Dec 4, 2022 - 1:07:56 AM

4390 posts since 4/29/2012

quote:
Originally posted by steve davis
quote:
Originally posted by AndrewD

Quantum theory has been around for well over 100 years. Maybe Steve is asking about quantum computing, which is new enough to be of no practical use yet - but will allow much (much) faster computers when it is.


That's it,Andrew.Quantum computing.

The newest "New Math"?


It's the same old maths. 2+2 still=4. But done on a much smaller and faster scale and with added quantum weirdness that allows you to do 2+2=4 and 3+3=6 in the same place at the same time. Coincidentally I just read a short story 'Randomize' by Andy Weir ( who wrote 'The Martian'.) that describes an, as yet unavailable, consumer quantum computer pretty well.

Dec 4, 2022 - 8:36:29 AM
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3557 posts since 10/17/2009

quote:
Originally posted by steve davis

What's with this quantum stuff.Is it a new way to do arithmetic?


Depends on how the term is used. Mostly folks associate it with the the realm of physics, very smallest micro states of energy and particles. (it's different than the normal human macro world).

Then again, since it's dealing with micro level of things humans can't see, experience, measure, easily understand; as Bill points out lot of it -  "a term applied willy-nilly to all sorts of things, just to make them sound advanced—kind of like “atomic” was bandied about from the late 1940s through the ‘50s." - to sound sciencey, and used a lot with pseudoscience woo explanations; as doesn't require ability normal metrics and proof... something that can't see it or measure, must be something complex and not easy to understand that explains.  

The old quote attributed to Richard Feynman -

"Anyone who claims to understand quantum theory is either lying or crazy"

Dec 4, 2022 - 11:10:05 AM
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chuckv97

Canada

67932 posts since 10/5/2013
Online Now

I thought it was a Korean antacid ,,,, “Kwon-TUM”

Edited by - chuckv97 on 12/04/2022 11:11:09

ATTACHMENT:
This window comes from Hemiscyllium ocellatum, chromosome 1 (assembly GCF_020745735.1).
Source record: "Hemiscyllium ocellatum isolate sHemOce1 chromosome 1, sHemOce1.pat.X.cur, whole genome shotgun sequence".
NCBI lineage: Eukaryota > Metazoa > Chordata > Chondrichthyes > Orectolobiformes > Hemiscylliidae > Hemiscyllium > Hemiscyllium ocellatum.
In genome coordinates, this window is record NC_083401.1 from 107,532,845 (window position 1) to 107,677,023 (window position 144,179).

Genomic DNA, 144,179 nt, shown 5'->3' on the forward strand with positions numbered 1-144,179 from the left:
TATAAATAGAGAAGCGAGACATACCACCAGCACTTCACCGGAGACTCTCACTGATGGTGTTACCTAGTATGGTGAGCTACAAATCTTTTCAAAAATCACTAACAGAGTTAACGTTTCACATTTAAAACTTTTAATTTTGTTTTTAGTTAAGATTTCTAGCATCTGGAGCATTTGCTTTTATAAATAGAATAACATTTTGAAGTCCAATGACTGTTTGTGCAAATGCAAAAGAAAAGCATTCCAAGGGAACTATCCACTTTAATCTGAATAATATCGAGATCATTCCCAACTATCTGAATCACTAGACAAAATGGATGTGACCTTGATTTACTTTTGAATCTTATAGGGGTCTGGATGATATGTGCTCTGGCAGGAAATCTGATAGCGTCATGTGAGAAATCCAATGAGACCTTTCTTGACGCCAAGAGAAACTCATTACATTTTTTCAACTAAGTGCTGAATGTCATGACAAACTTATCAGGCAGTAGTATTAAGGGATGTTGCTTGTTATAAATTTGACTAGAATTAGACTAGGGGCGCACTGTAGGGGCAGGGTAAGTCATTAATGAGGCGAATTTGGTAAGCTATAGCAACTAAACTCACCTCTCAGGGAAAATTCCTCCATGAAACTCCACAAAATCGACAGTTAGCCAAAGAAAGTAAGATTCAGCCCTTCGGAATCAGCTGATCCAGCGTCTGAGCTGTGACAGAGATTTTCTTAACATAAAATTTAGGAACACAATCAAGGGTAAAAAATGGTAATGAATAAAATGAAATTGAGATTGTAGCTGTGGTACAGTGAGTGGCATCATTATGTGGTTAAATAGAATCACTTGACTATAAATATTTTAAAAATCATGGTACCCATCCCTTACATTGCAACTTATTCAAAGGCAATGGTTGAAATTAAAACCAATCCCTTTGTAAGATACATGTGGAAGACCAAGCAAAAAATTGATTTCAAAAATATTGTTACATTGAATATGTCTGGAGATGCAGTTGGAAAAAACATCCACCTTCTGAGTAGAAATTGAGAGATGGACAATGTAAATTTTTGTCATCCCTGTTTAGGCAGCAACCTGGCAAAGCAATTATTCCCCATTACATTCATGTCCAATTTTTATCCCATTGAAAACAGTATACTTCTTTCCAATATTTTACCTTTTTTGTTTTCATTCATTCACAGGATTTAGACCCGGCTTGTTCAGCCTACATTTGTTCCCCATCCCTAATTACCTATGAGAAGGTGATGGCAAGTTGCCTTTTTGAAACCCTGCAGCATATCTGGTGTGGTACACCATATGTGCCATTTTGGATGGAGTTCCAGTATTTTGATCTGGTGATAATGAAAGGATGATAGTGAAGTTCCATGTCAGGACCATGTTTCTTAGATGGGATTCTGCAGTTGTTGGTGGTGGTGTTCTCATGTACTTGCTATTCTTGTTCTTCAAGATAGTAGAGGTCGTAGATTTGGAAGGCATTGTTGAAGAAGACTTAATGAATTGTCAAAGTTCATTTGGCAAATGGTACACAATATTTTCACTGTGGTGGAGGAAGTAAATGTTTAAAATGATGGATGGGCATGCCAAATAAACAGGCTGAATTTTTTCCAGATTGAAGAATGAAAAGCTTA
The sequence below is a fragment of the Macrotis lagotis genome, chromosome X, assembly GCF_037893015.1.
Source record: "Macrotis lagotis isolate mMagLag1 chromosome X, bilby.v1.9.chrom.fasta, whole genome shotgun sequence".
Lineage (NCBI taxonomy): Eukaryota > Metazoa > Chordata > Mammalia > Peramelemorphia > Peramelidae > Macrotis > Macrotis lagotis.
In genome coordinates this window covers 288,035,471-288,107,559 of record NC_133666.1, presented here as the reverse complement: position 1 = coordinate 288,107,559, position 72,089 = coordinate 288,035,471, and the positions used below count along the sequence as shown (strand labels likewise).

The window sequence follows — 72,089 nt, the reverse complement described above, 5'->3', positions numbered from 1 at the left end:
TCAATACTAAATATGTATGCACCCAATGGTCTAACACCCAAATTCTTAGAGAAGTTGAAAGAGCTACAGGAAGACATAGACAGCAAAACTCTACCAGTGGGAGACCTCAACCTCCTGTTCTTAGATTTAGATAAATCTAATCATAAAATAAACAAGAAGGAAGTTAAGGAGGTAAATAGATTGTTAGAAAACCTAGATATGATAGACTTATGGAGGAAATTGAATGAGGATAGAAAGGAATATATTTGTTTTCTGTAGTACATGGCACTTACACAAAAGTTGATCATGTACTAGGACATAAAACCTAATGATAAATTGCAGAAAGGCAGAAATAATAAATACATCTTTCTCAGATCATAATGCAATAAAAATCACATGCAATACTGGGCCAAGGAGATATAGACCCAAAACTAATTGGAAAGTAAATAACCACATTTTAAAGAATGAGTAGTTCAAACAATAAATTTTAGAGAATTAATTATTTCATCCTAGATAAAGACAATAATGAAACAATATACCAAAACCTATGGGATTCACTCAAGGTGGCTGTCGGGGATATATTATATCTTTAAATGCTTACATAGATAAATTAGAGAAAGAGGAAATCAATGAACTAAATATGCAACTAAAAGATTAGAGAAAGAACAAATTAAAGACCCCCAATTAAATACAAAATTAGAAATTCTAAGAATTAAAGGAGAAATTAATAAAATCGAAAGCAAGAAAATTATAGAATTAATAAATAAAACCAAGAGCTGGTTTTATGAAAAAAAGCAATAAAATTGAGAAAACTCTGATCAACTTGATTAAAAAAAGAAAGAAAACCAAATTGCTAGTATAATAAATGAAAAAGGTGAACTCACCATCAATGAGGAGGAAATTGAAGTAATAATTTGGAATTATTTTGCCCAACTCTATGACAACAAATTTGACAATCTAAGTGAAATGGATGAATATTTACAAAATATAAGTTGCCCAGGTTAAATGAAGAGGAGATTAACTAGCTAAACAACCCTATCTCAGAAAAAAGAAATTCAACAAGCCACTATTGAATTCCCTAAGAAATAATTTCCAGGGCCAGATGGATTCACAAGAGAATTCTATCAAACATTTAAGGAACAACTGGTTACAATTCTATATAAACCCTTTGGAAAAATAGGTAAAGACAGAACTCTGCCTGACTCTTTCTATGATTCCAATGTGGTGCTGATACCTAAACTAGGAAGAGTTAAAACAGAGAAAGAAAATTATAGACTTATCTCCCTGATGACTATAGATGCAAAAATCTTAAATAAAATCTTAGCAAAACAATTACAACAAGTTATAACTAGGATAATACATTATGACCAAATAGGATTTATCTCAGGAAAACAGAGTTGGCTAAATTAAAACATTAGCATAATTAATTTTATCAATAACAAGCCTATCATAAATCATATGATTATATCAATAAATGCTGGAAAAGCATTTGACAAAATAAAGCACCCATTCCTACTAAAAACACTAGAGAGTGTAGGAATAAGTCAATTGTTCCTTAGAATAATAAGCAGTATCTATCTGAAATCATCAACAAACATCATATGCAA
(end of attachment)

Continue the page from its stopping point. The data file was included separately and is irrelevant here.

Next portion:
Dec 4, 2022 - 11:18:45 AM

ChunoTheDog

Canada

2046 posts since 8/9/2019

quote:
Originally posted by steve davis

What's with this quantum stuff.Is it a new way to do arithmetic?


It's just the seemingly impossible rules that govern how things behave on the infinitely small level.

Smaller than the nucleus of an atom and the rules of just about everything go out the window.

Dec 4, 2022 - 8:39:25 PM
Players Union Member

Tommy5

USA

4160 posts since 2/22/2009

Yes, the smallest length is the Planck length. The ratio between a Planck length and the height of an human being is greater then the ratio between an human being and the observable universe. Things that happen in the quantum world are hard to explain using language and perception learned in the macro universe that we inhabit, so throwing the world quantum into any discussion makes it seem scientific and magical at the same time., as another poster mentioned.

Dec 5, 2022 - 4:31:31 AM
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4390 posts since 4/29/2012

The main 'fear' is that the standard encryption and privacy algorithms on current computers, which are thought to pretty much uncrackable ,as it would take centuries for a modern high performance computer to do so, are breakable by quantum computers. They're already researching encryption algorithms that would be uncrackable by a quantum computer. But it's currently a race to see which we get first; practical quantum computers or quantum-proof encryption.
There you go. Something else to worry about and start conspiracy theories about ("Do they already have quantum computers and are reading all of our encrypted traffic ?")

Dec 31, 2022 - 5:09:25 PM
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204 posts since 11/14/2018

One of the hangout members, David Politzer, won a nobel prize in Physics based on his work in quantum mechanics. physicstoday.scitation.org/doi....1878324. He has published dozens of technical papers about banjo acoustics. Perhaps he will develop a quantum banjo. That would be cool, although it might require a PhD in physics to play it.